Whoever said that famous line must have been talking about unsaleables. Yes, the drumbeat of product returns continues due to damages along the supply chain. Manufacturers and the distributors have focused on unsaleables for at least 20 years. Over that time, various solutions have emerged.
"But it continues to be a soaring problem, and it always will be by the very nature of change," says Tom Conoscenti, executive vice president and COO, Damage Recovery Systems Inc., a Pottstown, PA-based provider of returned good management services for food and consumer packaged goods manufacturers.
"There have been changes in products, in their packaging, in materials handling, in distribution methodology and in the shelf presentation. As long as there are going to be changes every step along the way, there will be damages that will become returned goods," he adds.
Don Rombach, vice president of the damage research team at Genco Supply Chain Solutions, Pittsburgh, says changes in personnel also hamper any real progress on reducing unsaleables.
"There's no single person who's responsible for the overall unsaleables initiative within organizations," he says. "Unsaleables cuts across the many different functional areas within a company. People change positions and people change companies. When that happens, you tend to lose some of the momentum that a company has developed in unsaleables initiatives."
In the last two years, however, Rombach and other executives have noticed a major increase in cooperation between trading partners to prevent damages. A big part of the reason is the Adjustable Rate Unsaleables Policy, which is a means of reimbursement between the manufacturer and the retailer. Manufacturers analyze the supply chain to quantify what levels of damage occur at each touch point. They then reimburse their customers based on a percentage that studies have uncovered.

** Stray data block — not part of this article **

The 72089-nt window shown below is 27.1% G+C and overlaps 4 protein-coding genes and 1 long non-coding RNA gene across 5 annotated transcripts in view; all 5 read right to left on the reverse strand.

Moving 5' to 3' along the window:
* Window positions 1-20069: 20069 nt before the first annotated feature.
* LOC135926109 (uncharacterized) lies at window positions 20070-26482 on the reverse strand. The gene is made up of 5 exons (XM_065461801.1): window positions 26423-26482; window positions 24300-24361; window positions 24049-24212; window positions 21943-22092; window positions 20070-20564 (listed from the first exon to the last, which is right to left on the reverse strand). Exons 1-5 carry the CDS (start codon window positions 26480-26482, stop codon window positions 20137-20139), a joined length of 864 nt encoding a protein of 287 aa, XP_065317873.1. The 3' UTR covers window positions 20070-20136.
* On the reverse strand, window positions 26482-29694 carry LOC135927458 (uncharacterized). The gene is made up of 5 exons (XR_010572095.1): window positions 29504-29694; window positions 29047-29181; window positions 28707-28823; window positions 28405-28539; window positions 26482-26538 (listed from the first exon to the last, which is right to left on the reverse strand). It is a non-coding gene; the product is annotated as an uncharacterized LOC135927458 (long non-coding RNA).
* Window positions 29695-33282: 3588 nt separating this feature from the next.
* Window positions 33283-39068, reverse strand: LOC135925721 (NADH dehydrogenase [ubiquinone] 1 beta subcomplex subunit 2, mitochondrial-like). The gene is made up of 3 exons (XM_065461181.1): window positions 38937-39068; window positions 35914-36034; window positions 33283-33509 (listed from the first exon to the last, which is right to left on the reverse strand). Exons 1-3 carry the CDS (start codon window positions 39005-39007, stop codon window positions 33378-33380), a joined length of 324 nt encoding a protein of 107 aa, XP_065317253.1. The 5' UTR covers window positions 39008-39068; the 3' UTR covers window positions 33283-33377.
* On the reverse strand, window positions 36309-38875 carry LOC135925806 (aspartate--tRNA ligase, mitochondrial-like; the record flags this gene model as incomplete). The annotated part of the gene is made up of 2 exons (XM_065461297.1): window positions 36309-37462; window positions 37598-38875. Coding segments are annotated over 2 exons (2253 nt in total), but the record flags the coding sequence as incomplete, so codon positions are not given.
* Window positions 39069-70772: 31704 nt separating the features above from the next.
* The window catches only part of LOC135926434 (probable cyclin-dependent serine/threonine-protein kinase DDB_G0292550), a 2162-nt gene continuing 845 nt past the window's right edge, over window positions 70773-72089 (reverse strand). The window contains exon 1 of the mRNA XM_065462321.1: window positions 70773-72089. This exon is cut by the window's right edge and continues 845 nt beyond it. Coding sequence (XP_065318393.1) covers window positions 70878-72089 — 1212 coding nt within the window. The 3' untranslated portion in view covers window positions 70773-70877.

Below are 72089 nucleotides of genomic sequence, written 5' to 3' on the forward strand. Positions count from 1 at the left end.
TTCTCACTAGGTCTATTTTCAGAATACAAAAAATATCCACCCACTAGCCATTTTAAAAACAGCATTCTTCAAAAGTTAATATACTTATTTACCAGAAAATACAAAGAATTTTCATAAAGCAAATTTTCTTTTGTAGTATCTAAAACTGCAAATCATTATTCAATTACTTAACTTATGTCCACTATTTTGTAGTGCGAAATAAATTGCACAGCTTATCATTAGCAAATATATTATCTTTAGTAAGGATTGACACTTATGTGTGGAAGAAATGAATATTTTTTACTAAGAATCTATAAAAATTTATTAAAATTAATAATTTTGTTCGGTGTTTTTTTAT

"For manufacturers to come up with that reimbursement rate, they need to have a very clear understanding of the supply chain––their own as well as all the way down to the retail shelf," explains Rombach. "That has forced manufacturers and retailers to work together to get to that rate."
He points to a white paper on unsaleables published last year by the Grocery Manufacturers of America (GMA), Washington. It contained recommendations on how to develop the Adjustable Rate Unsaleables Policy.
While there are still differences of opinion between trading partners when it comes to unsaleables, Mark Doughton, president of Carolina Logistics Inc., Winston-Salem, NC, recognizes a more collaborative spirit in the last several years. Whenever there are differences of opinion, they are typically driven by different perspectives on the amount of unsaleables as well as who owns the process within the supply chain where the unsaleables occur.
"Many trading partners have worked to collaborate on supply chain studies to understand the drivers and to determine the point at which the unsaleable occurs within the supply chain. This allows them to not only assign appropriate responsibility, but also allows both partners to find ways to prevent the unsaleable in the future," says Doughton, whose company and its affiliate, Carolina Supply Chain Services, provide supply chain audits and facilitate discussions between trading partners.
Conoscenti of Damage Recovery Systems points out that the parties generally agree on "best practices" to control unsaleables. The emphasis seems to be on "controlling" damage in handling and product returns which can never be totally eliminated.
"Both parties shine the bright light of day on it and invest a lot of resources. They're able to measure, and therefore manage and control, the problem," he says.
Four Areas To Watch Out For
The obvious cause of unsaleables relate to product handling. But what are the less obvious problems? Leading experts in the field of unsaleables control point to the following:
- Behavioral factors: The leading causes of unsaleables today are driven by the behavioral side related to inventory management, including sales, marketing, merchandising, promotions and replenishment. This results in discontinueds, withdrawals, seasonals and out-of-date product returns.
Information is the key to reducing unsaleables. Information has to start with a program that executes the physical returns management program well by keeping damages separate from other types of returns, collecting reason code data and then analyzing with business intelligence tools that not only views the data collected but integrates it with other information sources such as sales data and supply chain studies.